Generative AI will usher in ‘transformational benefit within two to five years’

Artificial Intelligence Concept. Microprocessor with the letters AI.

Analyst firm Gartner has highlighted a series of emerging technologies peaking their heads over the horizon, and says AI will have a ‘profound impact on business and society.’

Gartner’s ‘Hype Cycle for Emerging Technologies’ lists various bleeding edge tech areas and positions them on a life cycle from early innovation towards maturity and a point where they are actually a productive thing. It is a distillation of insights about ‘2,000 technologies and applied frameworks’ that Gartner generates in a year into a shortlist of ‘must know’ emerging technologies.

Once technology emerges into the world, it goes through a ‘period of inflated expectations’ followed by a ‘trough of disillusionment’, and then a ‘slope of enlightenment’ – according to Gartner’s rather flamboyantly phrased model.

It places generative AI at the present moment at the peak of the ‘period of inflated expectations’, which seems to mean there’s a lot of hype around it right now, but projects that it will reach ‘transformational benefit within two to five years.’

gartner hype cycle

“The popularity of many new AI techniques will have a profound impact on business and society,” said Arun Chandrasekaran, Distinguished VP Analyst at Gartner. “The massive pretraining and scale of AI foundation models, viral adoption of conversational agents and the proliferation of generative AI applications are heralding a new wave of workforce productivity and machine creativity.”

Melissa Davis, VP Analyst at Gartner added: “While all eyes are on AI right now, CIOs and CTOs must also turn their attention to other emerging technologies with transformational potential. This includes technologies that are enhancing developer experience, driving innovation through the pervasive cloud and delivering human-centric security and privacy.”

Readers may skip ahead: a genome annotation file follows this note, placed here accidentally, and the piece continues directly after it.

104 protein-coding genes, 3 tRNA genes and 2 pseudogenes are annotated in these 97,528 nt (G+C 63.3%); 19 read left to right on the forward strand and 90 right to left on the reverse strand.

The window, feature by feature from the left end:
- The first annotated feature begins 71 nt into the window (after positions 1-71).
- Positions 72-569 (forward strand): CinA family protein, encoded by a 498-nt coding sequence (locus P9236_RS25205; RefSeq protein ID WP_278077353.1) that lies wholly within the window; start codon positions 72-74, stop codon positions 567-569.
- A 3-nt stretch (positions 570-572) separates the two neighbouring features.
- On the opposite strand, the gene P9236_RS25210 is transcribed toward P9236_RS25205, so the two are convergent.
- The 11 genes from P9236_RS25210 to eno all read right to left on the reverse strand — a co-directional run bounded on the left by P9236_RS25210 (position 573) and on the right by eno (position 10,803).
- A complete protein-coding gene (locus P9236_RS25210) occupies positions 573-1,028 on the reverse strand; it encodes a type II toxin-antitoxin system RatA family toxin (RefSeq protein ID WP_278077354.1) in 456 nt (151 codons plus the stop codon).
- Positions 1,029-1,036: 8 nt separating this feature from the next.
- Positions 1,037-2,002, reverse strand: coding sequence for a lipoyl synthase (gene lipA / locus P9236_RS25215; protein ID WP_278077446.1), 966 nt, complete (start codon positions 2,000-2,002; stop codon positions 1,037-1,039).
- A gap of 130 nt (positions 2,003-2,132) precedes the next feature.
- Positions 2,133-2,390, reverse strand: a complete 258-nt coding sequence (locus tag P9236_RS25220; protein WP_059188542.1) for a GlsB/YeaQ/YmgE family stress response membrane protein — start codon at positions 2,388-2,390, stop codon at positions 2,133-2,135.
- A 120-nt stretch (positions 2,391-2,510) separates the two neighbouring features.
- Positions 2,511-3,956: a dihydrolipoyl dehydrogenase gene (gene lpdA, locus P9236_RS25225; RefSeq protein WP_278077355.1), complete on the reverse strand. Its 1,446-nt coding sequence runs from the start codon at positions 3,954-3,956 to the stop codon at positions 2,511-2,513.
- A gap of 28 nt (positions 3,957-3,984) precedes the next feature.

“As the technologies in this Hype Cycle are still at an early stage, there is significant uncertainty about how they will evolve. Such embryonic technologies present greater risks for deployment, but potentially greater benefits for early adopters.”

The report also highlighted four other nascent tech trends it thinks will be making waves in the coming years.

As well as the generative flavour made famous by Chat GPT and the like, we’re told other emergent AI sectors to look out for include AI simulation, causal AI, federated machine learning, graph data science, neuro-symbolic AI and reinforcement learning.

It also flags up new things that may have a transformative role on ‘DevX’ – the interactions developers have with tools and platforms – such as AI-augmented software engineering, API-centric SaaS, GitOps, internal developer portals, open-source programme office and value stream management platforms.

Cloud computing will apparently become more distributed and focused on vertical industries, more of a big deal in general driven by augmented FinOps, cloud development environments, cloud sustainability, cloud-native, cloud-out to edge, industry cloud platforms and WebAssembly (Wasm).

Finally it also highlights something called ‘human-centric security and privacy’ which is described as an approach to stopping breaches which ‘weaves a security and privacy fabric into the organisation’s digital design.’ New tech driving this trend include AI TRISM, cybersecurity mesh architecture, generative cybersecurity AI, homomorphic encryption and postquantum cryptography.

As with all future gazing there is an element of guesswork involved as to how big or how soon a technology will have a significant impact, if at all, but anyone involved in tech also needs to keep an eye open for what’s coming down the pipe. One thing seems certain, the basket of AI related buzzwords is only going to get more plentiful.


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